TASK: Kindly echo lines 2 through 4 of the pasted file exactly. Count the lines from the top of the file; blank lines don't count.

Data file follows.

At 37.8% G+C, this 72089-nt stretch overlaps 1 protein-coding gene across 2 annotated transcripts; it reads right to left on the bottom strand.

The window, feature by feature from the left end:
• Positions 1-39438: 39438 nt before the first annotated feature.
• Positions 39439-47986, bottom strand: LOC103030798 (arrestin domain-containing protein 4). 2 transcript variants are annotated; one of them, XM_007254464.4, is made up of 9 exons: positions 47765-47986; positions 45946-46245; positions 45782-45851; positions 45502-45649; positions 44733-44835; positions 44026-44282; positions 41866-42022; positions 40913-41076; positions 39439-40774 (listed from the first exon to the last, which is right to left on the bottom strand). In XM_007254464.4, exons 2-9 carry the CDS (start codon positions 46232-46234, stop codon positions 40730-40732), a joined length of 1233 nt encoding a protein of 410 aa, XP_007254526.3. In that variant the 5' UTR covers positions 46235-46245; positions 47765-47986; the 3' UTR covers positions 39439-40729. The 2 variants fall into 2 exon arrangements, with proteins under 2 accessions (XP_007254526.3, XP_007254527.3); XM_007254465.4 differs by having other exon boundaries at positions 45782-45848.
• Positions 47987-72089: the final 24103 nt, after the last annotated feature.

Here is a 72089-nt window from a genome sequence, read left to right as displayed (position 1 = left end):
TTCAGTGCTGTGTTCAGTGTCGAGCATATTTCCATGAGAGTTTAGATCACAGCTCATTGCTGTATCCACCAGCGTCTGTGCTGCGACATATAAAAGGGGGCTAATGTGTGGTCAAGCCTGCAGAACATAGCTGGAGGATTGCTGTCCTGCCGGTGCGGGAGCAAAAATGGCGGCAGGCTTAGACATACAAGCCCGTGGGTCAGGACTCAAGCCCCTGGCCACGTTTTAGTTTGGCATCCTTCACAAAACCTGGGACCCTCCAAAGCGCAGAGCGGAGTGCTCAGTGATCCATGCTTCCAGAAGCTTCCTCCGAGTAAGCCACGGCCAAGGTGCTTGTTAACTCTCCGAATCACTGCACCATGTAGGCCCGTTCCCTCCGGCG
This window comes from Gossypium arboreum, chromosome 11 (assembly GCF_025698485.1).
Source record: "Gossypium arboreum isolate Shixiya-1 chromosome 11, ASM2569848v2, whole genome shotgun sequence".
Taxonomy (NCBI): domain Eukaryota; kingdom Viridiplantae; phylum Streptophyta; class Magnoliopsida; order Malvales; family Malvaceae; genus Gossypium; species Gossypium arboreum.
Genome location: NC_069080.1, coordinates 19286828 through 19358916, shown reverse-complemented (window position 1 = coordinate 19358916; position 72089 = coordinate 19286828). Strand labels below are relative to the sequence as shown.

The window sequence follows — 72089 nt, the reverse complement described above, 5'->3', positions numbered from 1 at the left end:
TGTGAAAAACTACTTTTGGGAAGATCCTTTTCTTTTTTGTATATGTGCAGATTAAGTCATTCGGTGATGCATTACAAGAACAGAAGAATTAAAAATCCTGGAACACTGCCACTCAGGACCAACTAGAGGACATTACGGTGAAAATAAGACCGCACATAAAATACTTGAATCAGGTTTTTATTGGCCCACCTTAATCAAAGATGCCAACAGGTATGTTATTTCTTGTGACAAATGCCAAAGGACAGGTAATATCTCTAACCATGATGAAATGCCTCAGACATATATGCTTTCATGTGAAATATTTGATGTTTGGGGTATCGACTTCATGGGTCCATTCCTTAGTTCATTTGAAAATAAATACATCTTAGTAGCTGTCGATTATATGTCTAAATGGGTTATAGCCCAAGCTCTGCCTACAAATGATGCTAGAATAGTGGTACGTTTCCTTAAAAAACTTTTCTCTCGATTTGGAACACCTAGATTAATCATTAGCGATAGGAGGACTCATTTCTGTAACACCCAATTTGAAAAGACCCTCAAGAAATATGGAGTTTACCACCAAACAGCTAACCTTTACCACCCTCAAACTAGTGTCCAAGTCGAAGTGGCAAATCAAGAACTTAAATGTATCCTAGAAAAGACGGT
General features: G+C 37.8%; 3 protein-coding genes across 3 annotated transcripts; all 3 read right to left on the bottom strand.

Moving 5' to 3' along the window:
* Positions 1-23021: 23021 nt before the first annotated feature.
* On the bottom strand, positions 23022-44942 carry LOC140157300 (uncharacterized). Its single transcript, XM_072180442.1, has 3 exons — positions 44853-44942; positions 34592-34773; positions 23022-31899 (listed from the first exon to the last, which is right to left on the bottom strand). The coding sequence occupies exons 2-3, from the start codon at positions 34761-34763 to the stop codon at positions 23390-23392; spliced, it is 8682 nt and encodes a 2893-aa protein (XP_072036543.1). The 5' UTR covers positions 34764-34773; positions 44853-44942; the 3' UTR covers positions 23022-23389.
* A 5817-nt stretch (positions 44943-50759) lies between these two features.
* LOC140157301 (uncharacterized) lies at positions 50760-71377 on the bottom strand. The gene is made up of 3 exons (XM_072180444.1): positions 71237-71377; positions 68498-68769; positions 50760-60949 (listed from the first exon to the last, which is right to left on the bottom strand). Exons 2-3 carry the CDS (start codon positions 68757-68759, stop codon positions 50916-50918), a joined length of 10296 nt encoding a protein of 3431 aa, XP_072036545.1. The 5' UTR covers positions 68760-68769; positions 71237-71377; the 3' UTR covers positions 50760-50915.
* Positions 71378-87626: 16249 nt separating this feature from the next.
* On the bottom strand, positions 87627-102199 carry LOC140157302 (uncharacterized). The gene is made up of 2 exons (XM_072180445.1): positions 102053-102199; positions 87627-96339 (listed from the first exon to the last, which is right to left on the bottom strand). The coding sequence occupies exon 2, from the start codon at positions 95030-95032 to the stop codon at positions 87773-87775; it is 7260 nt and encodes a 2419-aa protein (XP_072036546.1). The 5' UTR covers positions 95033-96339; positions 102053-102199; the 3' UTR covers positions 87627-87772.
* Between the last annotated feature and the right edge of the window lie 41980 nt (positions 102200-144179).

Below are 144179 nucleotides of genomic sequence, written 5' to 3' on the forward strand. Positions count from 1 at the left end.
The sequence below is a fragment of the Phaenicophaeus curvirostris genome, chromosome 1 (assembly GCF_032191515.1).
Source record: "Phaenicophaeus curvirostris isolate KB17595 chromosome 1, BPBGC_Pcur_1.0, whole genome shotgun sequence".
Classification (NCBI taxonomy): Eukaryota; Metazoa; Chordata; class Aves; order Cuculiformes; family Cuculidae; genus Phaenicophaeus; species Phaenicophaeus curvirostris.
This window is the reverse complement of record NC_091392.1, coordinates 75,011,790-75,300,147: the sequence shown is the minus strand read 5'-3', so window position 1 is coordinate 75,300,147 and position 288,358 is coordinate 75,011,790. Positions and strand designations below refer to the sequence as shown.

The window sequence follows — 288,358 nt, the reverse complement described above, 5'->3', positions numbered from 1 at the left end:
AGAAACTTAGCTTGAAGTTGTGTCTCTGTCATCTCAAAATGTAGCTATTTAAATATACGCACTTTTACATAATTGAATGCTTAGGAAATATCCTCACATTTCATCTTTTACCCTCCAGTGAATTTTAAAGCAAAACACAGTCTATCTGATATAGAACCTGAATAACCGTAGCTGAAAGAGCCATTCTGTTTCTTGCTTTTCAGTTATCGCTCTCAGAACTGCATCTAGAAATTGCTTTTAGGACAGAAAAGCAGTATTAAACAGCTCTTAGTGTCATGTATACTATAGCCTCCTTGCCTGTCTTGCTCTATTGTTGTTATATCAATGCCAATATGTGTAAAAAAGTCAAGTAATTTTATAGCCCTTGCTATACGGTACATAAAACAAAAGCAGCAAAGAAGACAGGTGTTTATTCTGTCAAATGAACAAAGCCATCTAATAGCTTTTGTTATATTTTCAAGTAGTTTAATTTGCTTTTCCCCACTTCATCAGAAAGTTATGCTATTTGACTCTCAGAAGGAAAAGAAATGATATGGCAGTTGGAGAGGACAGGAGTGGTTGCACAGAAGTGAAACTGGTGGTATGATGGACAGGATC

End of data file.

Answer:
The window, feature by feature from the left end:
• Positions 1-39438: 39438 nt before the first annotated feature.
• Positions 39439-47986, bottom strand: LOC103030798 (arrestin domain-containing protein 4). 2 transcript variants are annotated; one of them, XM_007254464.4, is made up of 9 exons: positions 47765-47986; positions 45946-46245; positions 45782-45851; positions 45502-45649; positions 44733-44835; positions 44026-44282; positions 41866-42022; positions 40913-41076; positions 39439-40774 (listed from the first exon to the last, which is right to left on the bottom strand). In XM_007254464.4, exons 2-9 carry the CDS (start codon positions 46232-46234, stop codon positions 40730-40732), a joined length of 1233 nt encoding a protein of 410 aa, XP_007254526.3. In that variant the 5' UTR covers positions 46235-46245; positions 47765-47986; the 3' UTR covers positions 39439-40729. The 2 variants fall into 2 exon arrangements, with proteins under 2 accessions (XP_007254526.3, XP_007254527.3); XM_007254465.4 differs by having other exon boundaries at positions 45782-45848.